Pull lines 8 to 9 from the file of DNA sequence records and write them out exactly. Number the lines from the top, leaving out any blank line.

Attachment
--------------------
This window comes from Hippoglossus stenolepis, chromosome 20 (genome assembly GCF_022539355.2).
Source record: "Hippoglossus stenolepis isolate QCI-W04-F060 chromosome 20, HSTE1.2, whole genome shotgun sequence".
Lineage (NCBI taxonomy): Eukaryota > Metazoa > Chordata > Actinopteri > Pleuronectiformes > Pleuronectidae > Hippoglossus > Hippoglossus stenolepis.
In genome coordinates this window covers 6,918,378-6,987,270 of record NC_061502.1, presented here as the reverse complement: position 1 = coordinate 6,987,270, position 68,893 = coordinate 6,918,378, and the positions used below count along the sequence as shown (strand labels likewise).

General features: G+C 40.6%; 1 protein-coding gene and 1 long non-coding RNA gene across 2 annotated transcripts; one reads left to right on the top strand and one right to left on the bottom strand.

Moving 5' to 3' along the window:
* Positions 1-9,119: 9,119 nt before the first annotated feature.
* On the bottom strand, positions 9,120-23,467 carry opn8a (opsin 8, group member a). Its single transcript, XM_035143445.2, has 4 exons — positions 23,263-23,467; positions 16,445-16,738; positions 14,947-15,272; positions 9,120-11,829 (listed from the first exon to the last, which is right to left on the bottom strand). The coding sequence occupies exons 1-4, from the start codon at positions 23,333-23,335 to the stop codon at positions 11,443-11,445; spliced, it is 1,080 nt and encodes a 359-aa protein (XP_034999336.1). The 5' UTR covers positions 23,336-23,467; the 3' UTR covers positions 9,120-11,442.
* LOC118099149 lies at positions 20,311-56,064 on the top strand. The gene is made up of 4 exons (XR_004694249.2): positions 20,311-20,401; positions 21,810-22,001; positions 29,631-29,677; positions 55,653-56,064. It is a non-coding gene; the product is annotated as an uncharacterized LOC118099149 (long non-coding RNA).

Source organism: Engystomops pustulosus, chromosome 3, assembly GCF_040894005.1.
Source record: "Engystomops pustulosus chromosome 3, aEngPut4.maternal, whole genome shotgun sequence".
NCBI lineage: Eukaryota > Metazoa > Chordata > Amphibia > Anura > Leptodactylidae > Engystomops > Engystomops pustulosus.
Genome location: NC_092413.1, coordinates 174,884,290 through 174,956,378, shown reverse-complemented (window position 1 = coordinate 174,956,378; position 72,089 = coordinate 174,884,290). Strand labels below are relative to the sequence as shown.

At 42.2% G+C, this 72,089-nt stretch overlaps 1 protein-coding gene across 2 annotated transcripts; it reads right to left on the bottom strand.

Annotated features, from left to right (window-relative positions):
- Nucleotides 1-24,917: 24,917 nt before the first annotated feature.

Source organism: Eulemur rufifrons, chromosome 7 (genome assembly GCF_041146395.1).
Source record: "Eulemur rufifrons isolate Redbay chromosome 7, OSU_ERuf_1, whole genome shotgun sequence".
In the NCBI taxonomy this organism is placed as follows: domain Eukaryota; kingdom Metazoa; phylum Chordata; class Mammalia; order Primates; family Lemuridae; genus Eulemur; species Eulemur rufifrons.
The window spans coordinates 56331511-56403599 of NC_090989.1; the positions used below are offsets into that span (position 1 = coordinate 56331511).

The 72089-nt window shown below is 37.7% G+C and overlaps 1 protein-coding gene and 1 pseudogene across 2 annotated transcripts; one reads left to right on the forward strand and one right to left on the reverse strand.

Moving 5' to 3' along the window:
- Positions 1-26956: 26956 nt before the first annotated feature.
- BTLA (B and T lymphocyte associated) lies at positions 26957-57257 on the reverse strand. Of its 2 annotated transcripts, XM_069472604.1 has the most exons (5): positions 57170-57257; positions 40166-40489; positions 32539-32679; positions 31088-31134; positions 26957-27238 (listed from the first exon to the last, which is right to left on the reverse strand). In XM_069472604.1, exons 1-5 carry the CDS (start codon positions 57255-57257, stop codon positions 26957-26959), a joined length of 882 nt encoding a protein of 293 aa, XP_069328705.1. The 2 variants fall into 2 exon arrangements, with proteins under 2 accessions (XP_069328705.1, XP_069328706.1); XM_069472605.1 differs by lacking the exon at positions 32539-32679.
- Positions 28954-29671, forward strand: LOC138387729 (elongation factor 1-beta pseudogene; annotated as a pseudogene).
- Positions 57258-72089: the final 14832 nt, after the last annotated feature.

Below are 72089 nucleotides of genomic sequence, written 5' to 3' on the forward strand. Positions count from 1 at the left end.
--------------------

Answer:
* On the bottom strand, positions 9,120-23,467 carry opn8a (opsin 8, group member a). Its single transcript, XM_035143445.2, has 4 exons — positions 23,263-23,467; positions 16,445-16,738; positions 14,947-15,272; positions 9,120-11,829 (listed from the first exon to the last, which is right to left on the bottom strand). The coding sequence occupies exons 1-4, from the start codon at positions 23,333-23,335 to the stop codon at positions 11,443-11,445; spliced, it is 1,080 nt and encodes a 359-aa protein (XP_034999336.1). The 5' UTR covers positions 23,336-23,467; the 3' UTR covers positions 9,120-11,442.
* LOC118099149 lies at positions 20,311-56,064 on the top strand. The gene is made up of 4 exons (XR_004694249.2): positions 20,311-20,401; positions 21,810-22,001; positions 29,631-29,677; positions 55,653-56,064. It is a non-coding gene; the product is annotated as an uncharacterized LOC118099149 (long non-coding RNA).